How Colorado Can Make “The Great Reset” a Reality for a Disrupted Talent Pipeline

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Many have called the economic recovery efforts “The Great Reset.” The term is fitting as it implies that we have the opportunity to truly build back better.

As we strive to rebuild, among the challenges facing Colorado’s workforce are the high number of people who have left their jobs. “The Great Resignation,” has impacted employers and employees alike. Workers cite inadequate compensation, subpar work-life balance, or a lack of recognition as the top three reasons for their departures, according to a study by SHRM. The exodus has also exacerbated skills gaps among staff. Employers across the state continue to face significant challenges in hiring, training, and retaining a workforce. COVID, and the parallel economic and educational disruption have brought not only interference but an opportunity to innovate and modernize educational and talent-building systems.

Through our efforts to facilitate conversations with employers, policy experts, legislators, and representatives from chambers of commerce, we have seen three key themes.


1.) Partnerships between the private and public sectors are critical to addressing skill gaps.

The saying “we’re greater than the sum of our parts” rings true. To strengthen our workforce, job training, and business environment we need to work together closely. The Colorado Workforce Development Council’s strong working relationship with Colorado Business Roundtable is one example, and the Student Success and Workforce Revitalization Task Force is another. Created by the Colorado legislature (HB21-1330), the task force included representatives from higher education, student organizations, private colleges, K-12 schools, members of the business community, and other stakeholders; and submitted a report of its findings and recommendations to the Commission on Higher Education and the General Assembly’s education committees in December of last year. This led to several bills that were approved this legislative session and will create future change.

2). Employers’ agility in the face of rapidly changing circumstances will determine their success.

The pandemic upended the way we work, and employers were forced to quickly adapt in order to meet the needs of employees and customers  Businesses adapted in other ways, such as expanded benefits, increased compensation structure, and specific wrap-around programs designed for employees wanting to reenter the workforce. Some employers have added employee tuition, creating partnerships with specific Colorado higher education institutions to fulfill the benefit. In the fierce competition for retaining and attracting talent, employers have quickly acted to support their employees’ ability to care for themselves and others, and in essence, improve their workplace performance.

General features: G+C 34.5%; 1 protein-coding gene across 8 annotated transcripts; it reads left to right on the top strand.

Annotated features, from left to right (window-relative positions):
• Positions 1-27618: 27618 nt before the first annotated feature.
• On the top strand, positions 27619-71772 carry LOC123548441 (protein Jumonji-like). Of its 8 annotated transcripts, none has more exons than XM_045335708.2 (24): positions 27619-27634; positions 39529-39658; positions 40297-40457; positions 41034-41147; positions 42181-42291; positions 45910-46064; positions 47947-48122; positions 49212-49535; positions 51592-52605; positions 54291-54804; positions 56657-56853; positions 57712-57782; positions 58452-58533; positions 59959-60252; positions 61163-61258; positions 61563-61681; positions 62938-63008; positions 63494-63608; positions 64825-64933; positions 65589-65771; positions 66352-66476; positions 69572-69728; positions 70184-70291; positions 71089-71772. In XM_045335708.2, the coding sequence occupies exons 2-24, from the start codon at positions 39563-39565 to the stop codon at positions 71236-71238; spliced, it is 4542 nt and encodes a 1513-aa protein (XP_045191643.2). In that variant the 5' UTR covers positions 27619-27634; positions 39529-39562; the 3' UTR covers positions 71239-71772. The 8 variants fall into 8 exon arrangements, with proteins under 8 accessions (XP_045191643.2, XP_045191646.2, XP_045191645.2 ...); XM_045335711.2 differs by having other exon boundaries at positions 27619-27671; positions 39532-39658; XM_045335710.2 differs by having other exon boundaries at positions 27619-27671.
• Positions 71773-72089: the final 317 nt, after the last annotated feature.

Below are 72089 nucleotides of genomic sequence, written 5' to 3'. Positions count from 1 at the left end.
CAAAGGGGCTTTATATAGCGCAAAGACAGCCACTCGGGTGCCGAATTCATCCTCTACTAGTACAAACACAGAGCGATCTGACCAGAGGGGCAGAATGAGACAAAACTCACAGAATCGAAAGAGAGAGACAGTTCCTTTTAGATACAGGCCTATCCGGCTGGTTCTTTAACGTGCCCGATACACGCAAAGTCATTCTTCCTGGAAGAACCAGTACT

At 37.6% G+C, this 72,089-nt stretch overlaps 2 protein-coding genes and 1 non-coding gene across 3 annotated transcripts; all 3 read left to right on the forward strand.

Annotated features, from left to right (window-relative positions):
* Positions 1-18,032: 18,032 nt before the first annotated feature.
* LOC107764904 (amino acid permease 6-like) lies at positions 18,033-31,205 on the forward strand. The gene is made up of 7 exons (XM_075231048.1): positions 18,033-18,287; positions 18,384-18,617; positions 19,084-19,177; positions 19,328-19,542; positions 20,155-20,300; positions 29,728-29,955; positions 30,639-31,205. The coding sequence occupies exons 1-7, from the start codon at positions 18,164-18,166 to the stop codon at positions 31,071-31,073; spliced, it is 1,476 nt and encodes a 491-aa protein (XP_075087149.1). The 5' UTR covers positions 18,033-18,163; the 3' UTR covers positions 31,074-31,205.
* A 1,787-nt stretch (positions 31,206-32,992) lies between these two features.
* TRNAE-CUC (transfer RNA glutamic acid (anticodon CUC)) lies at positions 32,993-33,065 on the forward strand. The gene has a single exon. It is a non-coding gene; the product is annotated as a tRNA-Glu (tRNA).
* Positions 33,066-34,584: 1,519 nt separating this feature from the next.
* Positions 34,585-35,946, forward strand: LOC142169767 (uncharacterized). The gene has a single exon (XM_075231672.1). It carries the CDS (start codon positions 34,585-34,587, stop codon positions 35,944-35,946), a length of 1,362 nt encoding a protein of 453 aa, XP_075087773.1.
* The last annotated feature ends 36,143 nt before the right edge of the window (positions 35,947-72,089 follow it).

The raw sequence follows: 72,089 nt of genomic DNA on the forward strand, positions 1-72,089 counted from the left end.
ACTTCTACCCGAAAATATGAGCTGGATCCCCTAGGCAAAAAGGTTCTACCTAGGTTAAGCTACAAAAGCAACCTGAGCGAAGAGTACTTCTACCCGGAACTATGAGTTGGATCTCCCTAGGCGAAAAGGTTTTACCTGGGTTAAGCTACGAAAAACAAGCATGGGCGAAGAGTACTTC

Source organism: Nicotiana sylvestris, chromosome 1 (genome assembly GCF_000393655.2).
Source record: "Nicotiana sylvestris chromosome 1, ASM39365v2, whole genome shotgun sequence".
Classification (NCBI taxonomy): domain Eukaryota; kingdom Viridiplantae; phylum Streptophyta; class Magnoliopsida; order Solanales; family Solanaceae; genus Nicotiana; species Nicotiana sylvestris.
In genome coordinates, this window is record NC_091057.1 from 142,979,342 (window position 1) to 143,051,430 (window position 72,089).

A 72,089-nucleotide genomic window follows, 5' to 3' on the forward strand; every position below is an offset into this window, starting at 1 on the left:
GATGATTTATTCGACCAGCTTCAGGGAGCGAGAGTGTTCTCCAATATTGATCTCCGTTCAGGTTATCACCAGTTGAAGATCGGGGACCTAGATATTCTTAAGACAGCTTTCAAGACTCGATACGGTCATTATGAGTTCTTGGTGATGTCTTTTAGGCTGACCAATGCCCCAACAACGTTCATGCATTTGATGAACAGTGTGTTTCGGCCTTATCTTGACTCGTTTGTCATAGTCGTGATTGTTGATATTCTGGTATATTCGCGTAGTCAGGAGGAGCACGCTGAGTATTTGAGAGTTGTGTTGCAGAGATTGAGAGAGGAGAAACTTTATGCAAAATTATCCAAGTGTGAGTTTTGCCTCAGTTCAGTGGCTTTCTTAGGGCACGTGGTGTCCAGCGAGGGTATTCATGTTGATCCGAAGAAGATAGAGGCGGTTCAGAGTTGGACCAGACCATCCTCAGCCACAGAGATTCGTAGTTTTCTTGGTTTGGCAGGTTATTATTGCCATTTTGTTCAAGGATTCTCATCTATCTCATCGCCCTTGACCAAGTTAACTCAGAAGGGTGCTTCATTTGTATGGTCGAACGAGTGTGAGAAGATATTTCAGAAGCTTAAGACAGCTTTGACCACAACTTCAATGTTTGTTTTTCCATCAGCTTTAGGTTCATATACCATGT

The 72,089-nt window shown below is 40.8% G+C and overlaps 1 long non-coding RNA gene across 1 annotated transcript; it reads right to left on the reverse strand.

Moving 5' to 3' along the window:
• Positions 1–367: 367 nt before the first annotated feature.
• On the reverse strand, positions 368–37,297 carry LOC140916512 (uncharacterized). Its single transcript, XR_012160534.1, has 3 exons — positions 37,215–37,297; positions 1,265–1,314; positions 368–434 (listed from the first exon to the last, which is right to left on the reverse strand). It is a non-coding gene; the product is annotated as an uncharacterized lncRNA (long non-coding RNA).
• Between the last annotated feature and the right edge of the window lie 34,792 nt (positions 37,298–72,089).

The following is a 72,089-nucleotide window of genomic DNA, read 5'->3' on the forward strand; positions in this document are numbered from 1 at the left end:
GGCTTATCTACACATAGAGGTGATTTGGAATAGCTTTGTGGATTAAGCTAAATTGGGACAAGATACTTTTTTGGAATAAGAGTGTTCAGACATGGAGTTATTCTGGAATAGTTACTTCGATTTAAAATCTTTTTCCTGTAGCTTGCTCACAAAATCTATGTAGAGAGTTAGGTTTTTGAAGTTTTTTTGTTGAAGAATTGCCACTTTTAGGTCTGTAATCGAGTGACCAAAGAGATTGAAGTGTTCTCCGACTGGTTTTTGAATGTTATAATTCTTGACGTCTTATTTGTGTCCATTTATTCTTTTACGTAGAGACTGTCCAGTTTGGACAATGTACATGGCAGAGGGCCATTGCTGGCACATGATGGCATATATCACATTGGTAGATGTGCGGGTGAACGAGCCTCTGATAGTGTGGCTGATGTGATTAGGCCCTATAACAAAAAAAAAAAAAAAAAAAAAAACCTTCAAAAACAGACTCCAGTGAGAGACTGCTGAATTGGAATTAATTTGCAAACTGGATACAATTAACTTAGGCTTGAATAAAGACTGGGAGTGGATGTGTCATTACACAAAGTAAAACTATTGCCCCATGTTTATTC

To help employers navigate the new talent landscape, the CWDC’s 2021 Colorado Talent Pipeline Report stresses the importance of employers’ talent development strategies, especially as we return to a new normal.

3). Supporting workers from all backgrounds will help address talent gaps and expand opportunities.

Skills-based hiring practices enable businesses to value the skills a person has or can learn over proxies for skills such as formal degrees. By focusing on candidates’ competencies, businesses encourage individuals with a variety of backgrounds to apply. A diverse workforce strengthens businesses’ ability to generate new ideas and adapt to changes.

One under-tapped source of talent is Colorado’s immigrants, who make up one-eighth of the state’s residents. Many immigrants have valuable skills and experiences but lack certificates and licenses. Thankfully, an increasing number of people are recognizing the value in helping New Americans obtain the credentials they need to use the skills they have; last year, the legislature passed SB21-077 which removes lawful presence as a requirement for individual professional licenses.

By expanding public/private collaboration and partnerships, providing greater agility for our employees, and supporting a diverse talent pool, we are confident that Colorado’s workforce will emerge stronger than ever.


Debbie Brown is the President of the Colorado Business Roundtable

Lee Wheeler-Berliner is the
Managing Director at Colorado Workforce Development Council

Learn more about the three takeaways and more at the July 14 “Future of Work: Talent Pipelines Reimagined” half-day event.



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